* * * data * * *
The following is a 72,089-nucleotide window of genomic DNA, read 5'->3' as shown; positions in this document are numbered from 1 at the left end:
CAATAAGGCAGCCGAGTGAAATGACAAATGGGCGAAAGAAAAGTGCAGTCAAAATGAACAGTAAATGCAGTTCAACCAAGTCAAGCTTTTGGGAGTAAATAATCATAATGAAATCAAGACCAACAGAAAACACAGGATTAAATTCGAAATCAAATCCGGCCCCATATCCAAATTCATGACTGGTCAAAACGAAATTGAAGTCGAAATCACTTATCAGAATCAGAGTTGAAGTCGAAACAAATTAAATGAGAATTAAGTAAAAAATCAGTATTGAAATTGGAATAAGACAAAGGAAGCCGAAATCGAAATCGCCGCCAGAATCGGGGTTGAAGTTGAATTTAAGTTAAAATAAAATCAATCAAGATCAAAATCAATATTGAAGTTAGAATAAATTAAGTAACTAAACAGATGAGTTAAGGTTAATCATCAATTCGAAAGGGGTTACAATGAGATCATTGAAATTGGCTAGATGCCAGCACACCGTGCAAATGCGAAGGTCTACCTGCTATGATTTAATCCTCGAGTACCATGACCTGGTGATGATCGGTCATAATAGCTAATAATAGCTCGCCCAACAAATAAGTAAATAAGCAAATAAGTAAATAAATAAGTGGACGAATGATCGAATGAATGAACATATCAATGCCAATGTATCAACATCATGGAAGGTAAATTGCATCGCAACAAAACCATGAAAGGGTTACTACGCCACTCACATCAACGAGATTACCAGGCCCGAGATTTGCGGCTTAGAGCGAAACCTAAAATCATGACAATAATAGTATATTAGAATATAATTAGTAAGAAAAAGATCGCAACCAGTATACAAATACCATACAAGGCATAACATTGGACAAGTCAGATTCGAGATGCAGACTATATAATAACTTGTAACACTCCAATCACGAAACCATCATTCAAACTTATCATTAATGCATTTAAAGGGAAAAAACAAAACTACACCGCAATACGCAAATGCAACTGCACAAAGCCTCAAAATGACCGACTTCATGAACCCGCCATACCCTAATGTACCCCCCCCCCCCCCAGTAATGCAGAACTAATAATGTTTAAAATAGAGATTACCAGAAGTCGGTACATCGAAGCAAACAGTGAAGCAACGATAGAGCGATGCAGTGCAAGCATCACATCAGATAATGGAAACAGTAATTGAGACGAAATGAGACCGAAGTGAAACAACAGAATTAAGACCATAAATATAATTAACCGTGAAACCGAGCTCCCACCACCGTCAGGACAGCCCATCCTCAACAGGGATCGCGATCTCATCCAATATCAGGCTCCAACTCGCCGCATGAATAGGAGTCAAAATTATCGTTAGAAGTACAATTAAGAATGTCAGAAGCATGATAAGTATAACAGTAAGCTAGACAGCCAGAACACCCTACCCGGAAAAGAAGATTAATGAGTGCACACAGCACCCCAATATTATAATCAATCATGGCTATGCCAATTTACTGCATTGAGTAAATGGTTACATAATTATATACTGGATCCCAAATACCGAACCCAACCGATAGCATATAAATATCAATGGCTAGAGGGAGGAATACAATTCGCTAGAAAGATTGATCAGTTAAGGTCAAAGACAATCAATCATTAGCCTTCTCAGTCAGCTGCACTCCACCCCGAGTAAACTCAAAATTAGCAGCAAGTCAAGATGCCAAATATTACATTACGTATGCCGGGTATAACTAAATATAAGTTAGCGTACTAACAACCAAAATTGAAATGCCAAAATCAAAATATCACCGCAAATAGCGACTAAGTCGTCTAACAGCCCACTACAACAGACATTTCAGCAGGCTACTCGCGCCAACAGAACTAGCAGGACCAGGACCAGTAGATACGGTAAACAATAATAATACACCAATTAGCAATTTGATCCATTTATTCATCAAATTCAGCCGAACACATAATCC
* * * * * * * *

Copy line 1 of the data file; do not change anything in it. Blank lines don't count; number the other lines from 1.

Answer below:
The following is a 72,089-nucleotide window of genomic DNA, read 5'->3' as shown; positions in this document are numbered from 1 at the left end: